Ever more manufacturers are adding features to road bikes to deal with bumps and vibration. Here’s a look at the technology that’s out there to help you make the right buying decision.
We’re not talking about suspension when it comes to road bikes. At least, not suspension in the mountain bike sense with several inches of travel at both the front and rear. No, when it comes to road bikes we’re talking about design features that are intended to soften the ride just a touch.
Why would you want that? First of all, for comfort. Everyone wants to feel comfortable when they’re riding their bike, right? Life’s just better that way.
Second, you can have more control over your bike if you’re not being jolted around or bounced out of the saddle. As well as adding safety, that can lead to increased speed: “smoother is faster”, as Specialized is fond of reminding us.
Third, and kind of related, all those little bumps can gradually lead to fatigue over the course of a long ride, sapping your energy.
So what bump-taming features are out there?
The Pinarello Dogma K10S features what the Italian brand calls its eDSS 2.0 shock between the seatstays and the seat tube, with travel that relies on flex in the chainstays. It's an evolution of the previous K8S, with the addition of some clever electronics to control the suspension behaviour, and disc brakes to handle the all-important job of slowing you down.
The centimeter of available suspension travel, achieved via an elastomer spring and hydraulic damper, can be locked out for smooth road sections and activated when the going gets rough. The previous bike offered adjustment but not on the move. As well as simply locking and unlocking the suspension, you can also choose between a firm or softer setup to suit the road conditions.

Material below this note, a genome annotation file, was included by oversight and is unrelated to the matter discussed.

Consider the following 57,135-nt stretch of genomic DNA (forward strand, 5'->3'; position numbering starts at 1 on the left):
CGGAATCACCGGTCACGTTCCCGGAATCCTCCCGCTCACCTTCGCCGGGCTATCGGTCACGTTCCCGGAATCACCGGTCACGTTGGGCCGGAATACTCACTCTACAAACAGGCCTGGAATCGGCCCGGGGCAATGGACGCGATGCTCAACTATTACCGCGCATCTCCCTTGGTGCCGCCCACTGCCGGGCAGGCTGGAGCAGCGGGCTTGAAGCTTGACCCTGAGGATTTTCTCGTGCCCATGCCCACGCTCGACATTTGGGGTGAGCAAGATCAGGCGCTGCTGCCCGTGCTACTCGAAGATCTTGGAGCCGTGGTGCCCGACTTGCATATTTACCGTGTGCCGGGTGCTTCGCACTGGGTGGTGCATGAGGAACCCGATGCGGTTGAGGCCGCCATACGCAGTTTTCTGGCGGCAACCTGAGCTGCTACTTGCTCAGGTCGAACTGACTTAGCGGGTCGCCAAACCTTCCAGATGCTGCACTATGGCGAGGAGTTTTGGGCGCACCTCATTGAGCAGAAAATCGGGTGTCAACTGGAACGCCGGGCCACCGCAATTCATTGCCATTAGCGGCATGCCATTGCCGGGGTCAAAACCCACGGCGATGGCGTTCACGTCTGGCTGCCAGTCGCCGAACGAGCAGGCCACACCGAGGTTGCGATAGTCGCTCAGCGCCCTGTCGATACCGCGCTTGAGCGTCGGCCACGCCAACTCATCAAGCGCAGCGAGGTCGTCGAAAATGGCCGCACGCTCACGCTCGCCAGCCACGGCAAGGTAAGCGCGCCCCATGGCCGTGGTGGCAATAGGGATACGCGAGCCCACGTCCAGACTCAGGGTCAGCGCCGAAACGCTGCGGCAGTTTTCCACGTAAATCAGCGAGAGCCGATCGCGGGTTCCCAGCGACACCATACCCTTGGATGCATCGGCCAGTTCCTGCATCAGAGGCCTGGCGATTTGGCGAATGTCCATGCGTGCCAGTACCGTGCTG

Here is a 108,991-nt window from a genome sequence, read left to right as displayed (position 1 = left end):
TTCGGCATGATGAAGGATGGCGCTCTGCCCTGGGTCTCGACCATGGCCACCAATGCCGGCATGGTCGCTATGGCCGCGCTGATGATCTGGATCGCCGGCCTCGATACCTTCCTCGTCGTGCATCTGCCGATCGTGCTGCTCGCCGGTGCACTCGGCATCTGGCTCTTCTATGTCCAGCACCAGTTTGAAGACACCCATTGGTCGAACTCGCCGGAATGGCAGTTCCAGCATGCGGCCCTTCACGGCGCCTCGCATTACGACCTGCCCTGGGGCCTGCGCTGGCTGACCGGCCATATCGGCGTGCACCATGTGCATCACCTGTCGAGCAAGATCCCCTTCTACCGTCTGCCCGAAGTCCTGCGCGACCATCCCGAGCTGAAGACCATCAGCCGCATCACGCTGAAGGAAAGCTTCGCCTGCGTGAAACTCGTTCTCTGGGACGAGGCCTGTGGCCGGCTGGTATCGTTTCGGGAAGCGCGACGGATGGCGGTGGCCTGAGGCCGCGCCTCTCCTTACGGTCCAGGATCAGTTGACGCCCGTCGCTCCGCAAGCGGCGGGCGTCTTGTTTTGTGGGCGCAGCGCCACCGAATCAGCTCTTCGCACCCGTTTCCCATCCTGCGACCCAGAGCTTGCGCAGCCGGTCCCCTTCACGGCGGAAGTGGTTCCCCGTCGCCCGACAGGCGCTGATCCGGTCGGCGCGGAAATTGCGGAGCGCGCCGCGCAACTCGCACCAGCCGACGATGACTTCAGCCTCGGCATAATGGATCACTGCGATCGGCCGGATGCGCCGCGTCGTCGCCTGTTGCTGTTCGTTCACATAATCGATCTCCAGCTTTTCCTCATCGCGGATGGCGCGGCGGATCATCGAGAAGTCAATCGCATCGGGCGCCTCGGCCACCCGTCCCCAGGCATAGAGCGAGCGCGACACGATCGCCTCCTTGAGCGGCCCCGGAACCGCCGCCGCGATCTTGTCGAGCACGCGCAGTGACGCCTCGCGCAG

We’d say that this type of suspension is really only suitable for something like cobbles (which is what Pinarello have in mind) or gravel roads. It would be overkill for decent Tarmac.
Trek has been including an IsoSpeed decoupler in its Domane endurance bikes for a couple of years. In 2016, Trek turned it up to 11.
What the hell is an IsoSpeed decoupler? If you have a couple of minutes (1:45mins, to be precise), this video from the time it was launched tells you everything you need to know.
In short, the seat tube isn't welded to the top tube/seat stay junction. The IsoSpeed itself consists of a bearing on either side, with a bushing forming the mechanical attachment between the top and seat tubes; this allows the whole length of the seat tube to flex under load, reducing the amount of road shock that gets transferred up to the rider.
When we reviewed the carbon fibre Trek Domane SLR 6, we said it was " incredibly smooth, filtering out the most severe vibrations on all sorts of rough roads, gravel tracks and cobblestones..”
The most affordable Domane with Isospeed in Trek’s 2019 lineup is the carbon-framed £2,000 Domane SL5. There are cheaper Domane models with aluminium frames, but they don't have the Isospeed decoupler and we think Trek is a bit cheeky to bill them as Domanes without it. At the other end of the scale there's the £9,300 Domane SLR 9 Disc eTap P1 with SRAM eTap electronic shifting and Project One custom paint.
There's a new Domane for 2020 about to arrive too, with a more tuned version of Isospeed on the high-end SLR models, and whopping amounts of tyre clearance so yu can go for even more cushioning and grip. The cheaper models are already in shops, the high-end ones are slated to land any day.
Trek has transferred the IsoSpeed decoupler technology over to the Madone. You don’t get as much movement at the saddle as you do with a Domane but the difference from a standard road bike is appreciable.